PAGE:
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Construction resumes on Islanders' Belmont Park arena following two-month pause

Construction takes place for the Islanders' new arena

Construction takes place for the Islanders' new arena at Belmont Park on Tuesday, May 26, 2020. Credit: Howard Schnapp

Work has resumed on the Islanders new arena at Belmont Park after a two-month construction halt because of the COVID-19 pandemic.

The main question, of course, is whether this delay will impact the building opening by the Islanders’ target date of October, 2021. Islanders president and general manager Lou Lamoriello remains extremely confident the timeline will not be affected.

“I can confirm that,” Lamoriello said on a teleconference on Wednesday that construction had restarted. “It’s a great sight that it is happening. The most comfortable feeling is that we were ahead of schedule when this all took place. I do not believe there will be any hiccups as far as the delay of when it’s proposed to be open. And that’s great news.”

New York Gov. Andrew M. Cuomo gave the green light to Phase 1 re-opening on Long Island for Wednesday. That includes construction, limited retail sales, manufacturing, wholesale trade and agriculture, forestry, fishing and hunting.

“As Gov. Cuomo said this week, New York has clearly transitioned to reopening, and supporting major projects that leave a lasting impact will be critical to building our economy back,” Empire State Development acting commissioner and CEO-designate Eric Gertler said in a statement on Wednesday. “As the region enters Phase One, workers were back on site today preparing to resume construction in a safe environment that protects their health.”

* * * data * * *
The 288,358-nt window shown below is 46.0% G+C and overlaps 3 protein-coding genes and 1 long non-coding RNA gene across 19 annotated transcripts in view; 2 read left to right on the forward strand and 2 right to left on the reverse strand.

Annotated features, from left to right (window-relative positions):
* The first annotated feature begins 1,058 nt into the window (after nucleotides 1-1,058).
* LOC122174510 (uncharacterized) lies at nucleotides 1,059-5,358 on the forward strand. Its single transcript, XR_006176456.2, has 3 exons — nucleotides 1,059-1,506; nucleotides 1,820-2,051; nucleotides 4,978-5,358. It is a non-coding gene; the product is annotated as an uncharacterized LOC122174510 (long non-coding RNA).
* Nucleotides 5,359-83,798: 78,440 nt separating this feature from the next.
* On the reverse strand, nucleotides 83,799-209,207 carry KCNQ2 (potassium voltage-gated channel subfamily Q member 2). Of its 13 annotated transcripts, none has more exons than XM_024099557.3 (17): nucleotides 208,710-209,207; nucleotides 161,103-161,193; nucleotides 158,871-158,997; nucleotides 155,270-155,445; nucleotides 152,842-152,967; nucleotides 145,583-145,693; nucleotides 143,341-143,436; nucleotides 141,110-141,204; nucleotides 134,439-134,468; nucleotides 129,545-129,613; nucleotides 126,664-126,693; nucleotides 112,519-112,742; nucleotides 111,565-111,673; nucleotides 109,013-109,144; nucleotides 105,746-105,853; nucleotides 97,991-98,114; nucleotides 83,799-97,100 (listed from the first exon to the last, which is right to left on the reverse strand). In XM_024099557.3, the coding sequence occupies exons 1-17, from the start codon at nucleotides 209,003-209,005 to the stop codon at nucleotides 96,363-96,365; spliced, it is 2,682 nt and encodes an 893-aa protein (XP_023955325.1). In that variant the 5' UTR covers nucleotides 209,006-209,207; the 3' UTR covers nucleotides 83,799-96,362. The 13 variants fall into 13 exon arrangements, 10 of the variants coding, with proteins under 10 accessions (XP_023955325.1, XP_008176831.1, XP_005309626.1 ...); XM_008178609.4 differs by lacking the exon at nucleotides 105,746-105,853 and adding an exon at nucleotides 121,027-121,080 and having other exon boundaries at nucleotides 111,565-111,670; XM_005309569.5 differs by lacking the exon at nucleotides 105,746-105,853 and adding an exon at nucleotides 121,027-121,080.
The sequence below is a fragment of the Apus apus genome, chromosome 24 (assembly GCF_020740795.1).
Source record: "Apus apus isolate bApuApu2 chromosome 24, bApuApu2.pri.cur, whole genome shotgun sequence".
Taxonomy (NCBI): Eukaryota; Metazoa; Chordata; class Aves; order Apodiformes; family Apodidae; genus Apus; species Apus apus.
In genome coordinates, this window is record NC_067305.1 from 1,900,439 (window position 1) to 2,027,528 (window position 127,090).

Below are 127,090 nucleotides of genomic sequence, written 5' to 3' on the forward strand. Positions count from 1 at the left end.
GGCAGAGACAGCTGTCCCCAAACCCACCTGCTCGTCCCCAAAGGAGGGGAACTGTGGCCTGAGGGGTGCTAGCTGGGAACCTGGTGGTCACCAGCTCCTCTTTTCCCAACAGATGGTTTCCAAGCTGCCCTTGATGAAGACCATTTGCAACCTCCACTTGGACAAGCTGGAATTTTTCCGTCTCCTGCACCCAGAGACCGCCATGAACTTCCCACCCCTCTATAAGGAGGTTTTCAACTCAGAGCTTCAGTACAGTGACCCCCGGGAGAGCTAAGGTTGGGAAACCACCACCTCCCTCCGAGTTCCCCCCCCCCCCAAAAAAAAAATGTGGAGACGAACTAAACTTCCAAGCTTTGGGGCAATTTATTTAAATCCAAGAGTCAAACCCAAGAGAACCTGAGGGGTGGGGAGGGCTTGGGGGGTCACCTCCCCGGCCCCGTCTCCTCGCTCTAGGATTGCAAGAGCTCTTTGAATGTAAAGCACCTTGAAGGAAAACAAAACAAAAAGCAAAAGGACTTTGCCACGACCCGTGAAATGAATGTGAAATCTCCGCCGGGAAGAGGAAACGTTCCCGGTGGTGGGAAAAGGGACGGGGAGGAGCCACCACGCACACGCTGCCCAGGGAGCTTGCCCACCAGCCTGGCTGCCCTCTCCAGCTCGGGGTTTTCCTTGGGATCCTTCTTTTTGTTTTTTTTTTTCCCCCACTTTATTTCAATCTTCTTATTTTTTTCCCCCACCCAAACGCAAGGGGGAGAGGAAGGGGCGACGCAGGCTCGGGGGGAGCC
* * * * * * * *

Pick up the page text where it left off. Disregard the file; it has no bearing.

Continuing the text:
The work on the Belmont Park arena was deemed non-essential when it was halted on March 27.

Lamoriello’s optimism on the construction schedule echoes that of NHL commissioner Gary Bettman.

“The building is proceeding and, I’m told, it will be on time or close to on time,” Bettman said on a teleconference with the media on Tuesday. “So, that shouldn’t be an issue.”

But completing the arena on time would likely count on avoiding another work stoppage. Federal health officials have warned of a potential second wave of the coronavirus outbreak later this year.

The building will seat 17,113 for hockey and is the focal point of a $1.3 billion project that also includes a 250-room hotel and 350,000 square feet of retail.

Also in question, of course, is when fans will be allowed back in arenas. The NHL has unveiled its return-to-play model for the 2019-20 season but the games will be played in hub cities without fans in the stands.

Or, when fans are allowed back, will the stands be full or attendance be limited?

“Certainly, we know there will not be fans in the stands,” Lamoriello said. “There are certain things that still are step by step. But everything is pointing in the right direction.”

Finally, another question is whether the 2021-22 season will start that October? If play resumes this year, it likely won’t be until August and Bettman has said the NHL could start the next season in January, 2021 but has insisted it will be a full, 82-game schedule.

That would almost certainly delay the start of 2021-22.

“This is an unprecedented time,” Lamoriello said. “I foresee us getting back to the normal playing time that we’ve had traditionally.”


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